Once I Was Cool: Personal Essays, by Megan Stielstra
Curbside Splendor Press
Make no mistake about it: Megan Stielstra is very, very cool.
She may not think so (and she may say so in her essays) but trust me … she is.
She’s that kind of down-to-earth cool, the kind that’s so very absolutely real with no-holds-barred emotions in full view out there for everyone to see. The kind of person who has been through some shit and has learned some shit, too, and is damn good at writing about her shit.
“It’s the single syllables that’ll kill you:
Your dentist says Oops.
Your pregnancy test says plus.
Your psychic says Oh.”
– from “Felt Like Something,” pg. 117
Megan Stielstra is funny and honest and self-deprecating. She’s a child of the ’90s and the mom of a toddler who drops more than a few literal fucks on the page while writing about her sexcapades of years gone by.
She knows that sometimes – a lot of times – working means having to say no to playing with your kid at the instant he wants you to play, and she knows the heartwrenching guilt that this can produce.
She knows what it is like to owe thousands to the IRS (right there with ya, girlfriend) and to see The American Dream turn into your personal nightmare.
And she tells you about it in a way that somehow feels different than other writers who might be classified in this or similar genres. Megan Stielstra comes across as a friend, yes, as do many others, but there’s a subtle difference. She doesn’t seem to take any of her life for granted. She gets how crappy and tough this life can be. Hell, the woman works three jobs and still manages to have a sense of humor.
I first heard of Megan Stielstra when I read her essay, “Wake the Goddamn World,” which is the piece that piqued my interest in this book. It is among the best in this collection. Really, it’s hard to go wrong with any of these, but “Channel B,” “The Right Kind of Water,” “Feels Like Something,” and “82 Degrees,” are especially spectacular.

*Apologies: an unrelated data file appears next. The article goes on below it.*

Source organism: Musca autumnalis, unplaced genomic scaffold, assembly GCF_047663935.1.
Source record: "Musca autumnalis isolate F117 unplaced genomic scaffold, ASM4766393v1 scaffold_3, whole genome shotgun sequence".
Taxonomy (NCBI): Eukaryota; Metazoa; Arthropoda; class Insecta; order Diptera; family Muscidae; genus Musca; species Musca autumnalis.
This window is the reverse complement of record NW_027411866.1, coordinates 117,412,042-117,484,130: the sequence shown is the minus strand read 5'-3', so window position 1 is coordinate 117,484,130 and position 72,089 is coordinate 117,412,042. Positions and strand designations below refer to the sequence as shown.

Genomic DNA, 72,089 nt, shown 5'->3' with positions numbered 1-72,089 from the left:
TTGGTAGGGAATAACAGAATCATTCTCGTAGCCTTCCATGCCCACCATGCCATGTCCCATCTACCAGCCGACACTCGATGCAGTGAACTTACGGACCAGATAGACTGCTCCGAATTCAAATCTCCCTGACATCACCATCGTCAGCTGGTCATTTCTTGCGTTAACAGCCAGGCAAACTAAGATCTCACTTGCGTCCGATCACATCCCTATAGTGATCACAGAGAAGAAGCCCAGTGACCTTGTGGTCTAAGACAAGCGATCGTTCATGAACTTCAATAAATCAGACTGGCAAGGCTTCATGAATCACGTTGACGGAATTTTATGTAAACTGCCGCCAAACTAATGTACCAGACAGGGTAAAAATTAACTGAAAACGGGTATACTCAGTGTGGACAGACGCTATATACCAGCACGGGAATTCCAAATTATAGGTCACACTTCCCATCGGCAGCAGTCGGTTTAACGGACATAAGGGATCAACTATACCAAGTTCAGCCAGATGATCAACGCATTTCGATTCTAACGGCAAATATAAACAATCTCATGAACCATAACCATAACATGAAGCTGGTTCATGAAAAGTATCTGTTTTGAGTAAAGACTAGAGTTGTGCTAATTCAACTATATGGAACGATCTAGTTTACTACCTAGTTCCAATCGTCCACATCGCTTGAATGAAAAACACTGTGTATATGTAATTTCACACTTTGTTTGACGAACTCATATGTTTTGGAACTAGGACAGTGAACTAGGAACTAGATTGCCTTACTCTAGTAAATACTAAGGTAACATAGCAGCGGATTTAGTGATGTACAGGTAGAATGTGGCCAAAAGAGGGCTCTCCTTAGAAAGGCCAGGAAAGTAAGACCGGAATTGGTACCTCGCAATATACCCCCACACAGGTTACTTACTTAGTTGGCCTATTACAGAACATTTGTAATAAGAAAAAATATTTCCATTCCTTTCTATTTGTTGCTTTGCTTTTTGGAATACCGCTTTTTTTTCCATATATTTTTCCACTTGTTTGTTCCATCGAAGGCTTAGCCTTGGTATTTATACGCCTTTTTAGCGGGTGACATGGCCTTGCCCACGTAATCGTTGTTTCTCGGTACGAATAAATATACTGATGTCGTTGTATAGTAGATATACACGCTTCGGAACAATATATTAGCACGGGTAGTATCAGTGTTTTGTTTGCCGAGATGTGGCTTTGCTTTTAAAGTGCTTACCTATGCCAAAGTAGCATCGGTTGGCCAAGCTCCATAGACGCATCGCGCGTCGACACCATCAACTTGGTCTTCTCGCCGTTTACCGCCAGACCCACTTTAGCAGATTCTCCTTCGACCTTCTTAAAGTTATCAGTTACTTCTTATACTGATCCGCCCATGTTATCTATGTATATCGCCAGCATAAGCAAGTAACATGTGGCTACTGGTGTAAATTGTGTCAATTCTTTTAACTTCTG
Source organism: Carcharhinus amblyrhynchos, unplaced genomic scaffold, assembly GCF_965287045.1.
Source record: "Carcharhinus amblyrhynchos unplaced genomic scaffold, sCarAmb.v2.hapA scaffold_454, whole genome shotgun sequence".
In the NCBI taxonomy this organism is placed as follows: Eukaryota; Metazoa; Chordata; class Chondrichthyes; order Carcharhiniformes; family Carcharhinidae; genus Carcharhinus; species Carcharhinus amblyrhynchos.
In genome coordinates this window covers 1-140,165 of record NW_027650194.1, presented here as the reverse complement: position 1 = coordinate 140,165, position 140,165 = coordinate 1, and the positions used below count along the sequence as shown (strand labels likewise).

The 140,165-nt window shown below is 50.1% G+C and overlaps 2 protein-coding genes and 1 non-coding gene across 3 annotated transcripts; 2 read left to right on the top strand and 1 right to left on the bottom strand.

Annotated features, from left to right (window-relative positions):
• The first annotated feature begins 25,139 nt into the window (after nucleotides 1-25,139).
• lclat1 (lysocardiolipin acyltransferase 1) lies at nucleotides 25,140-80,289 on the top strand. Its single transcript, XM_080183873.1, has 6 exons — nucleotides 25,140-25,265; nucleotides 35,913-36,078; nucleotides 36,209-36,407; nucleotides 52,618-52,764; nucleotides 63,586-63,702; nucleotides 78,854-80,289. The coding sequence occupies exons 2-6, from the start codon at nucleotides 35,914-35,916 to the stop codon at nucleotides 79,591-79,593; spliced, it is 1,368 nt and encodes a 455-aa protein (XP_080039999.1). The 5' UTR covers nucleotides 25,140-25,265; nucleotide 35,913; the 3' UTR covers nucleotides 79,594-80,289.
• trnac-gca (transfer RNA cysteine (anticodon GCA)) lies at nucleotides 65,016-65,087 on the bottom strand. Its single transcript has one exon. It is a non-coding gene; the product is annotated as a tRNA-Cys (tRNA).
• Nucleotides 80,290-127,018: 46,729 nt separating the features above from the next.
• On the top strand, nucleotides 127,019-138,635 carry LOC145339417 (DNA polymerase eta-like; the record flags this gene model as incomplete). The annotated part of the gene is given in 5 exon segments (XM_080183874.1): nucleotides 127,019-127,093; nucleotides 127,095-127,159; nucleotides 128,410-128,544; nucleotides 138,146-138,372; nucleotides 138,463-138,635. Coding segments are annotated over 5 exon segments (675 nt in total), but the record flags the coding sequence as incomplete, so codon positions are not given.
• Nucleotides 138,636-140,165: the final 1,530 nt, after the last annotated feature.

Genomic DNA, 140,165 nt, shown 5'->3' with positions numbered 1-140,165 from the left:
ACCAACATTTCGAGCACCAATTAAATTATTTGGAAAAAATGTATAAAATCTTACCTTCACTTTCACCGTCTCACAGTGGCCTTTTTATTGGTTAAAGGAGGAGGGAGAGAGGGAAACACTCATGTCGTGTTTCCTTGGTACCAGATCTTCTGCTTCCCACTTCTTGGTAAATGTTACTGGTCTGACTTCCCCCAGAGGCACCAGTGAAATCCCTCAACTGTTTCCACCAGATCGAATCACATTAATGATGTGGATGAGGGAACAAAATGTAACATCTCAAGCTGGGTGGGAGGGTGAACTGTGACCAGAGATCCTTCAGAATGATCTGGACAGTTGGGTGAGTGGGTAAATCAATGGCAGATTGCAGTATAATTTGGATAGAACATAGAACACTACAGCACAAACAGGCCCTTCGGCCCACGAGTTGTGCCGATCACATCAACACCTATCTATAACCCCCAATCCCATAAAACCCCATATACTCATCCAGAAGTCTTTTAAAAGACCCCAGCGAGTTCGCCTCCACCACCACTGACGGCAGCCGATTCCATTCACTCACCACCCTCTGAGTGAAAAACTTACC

In fact, the essays are so good and the writing so sharp, that I just have to ask … was there some sort of snafu with the editing or printing of this book? I mean, some kind of oh-my-God-I-can’t-believe-that-just-fucking-happened type of scenario between the time that Megan Stielstra wrote these essays and the time that the ink hit the page? I’m being serious, not snarky. There’s more than one spelling error, and my copy doesn’t appear to be an ARC. Maybe I just happened to read a copy from the reject pile. Maybe the editor screwed up. I don’t know. Anything is possible.
But you know what? If there’s any message to be had from Once I Was Cool, it is that SHIT HAPPENS. As in, just when you think you’ve made it – say, you know, maybe when you’ve written a kick-ass essay collection that’s been getting some notable attention – four fucking typos appear on page 15. Four! Because, why not, right? And then some typo-obsessed book blogger in Pittsburgh harps on THAT and only that in her review instead of how awesome the essays themselves are.
I don’t want to be that person. Because you know why? Because we all make mistakes. Typos happen in this life.There are bigger problems in this world and besides, I’d rather focus on how good the writing is in this collection.
Because the writing is really, really good. So good that Once I Was Cool has earned a spot on my Best Books I’ve Read in 2014 list.
And Megan Stielstra has absolutely earned a spot as one of my newest favorite writers.
4 stars out of 5.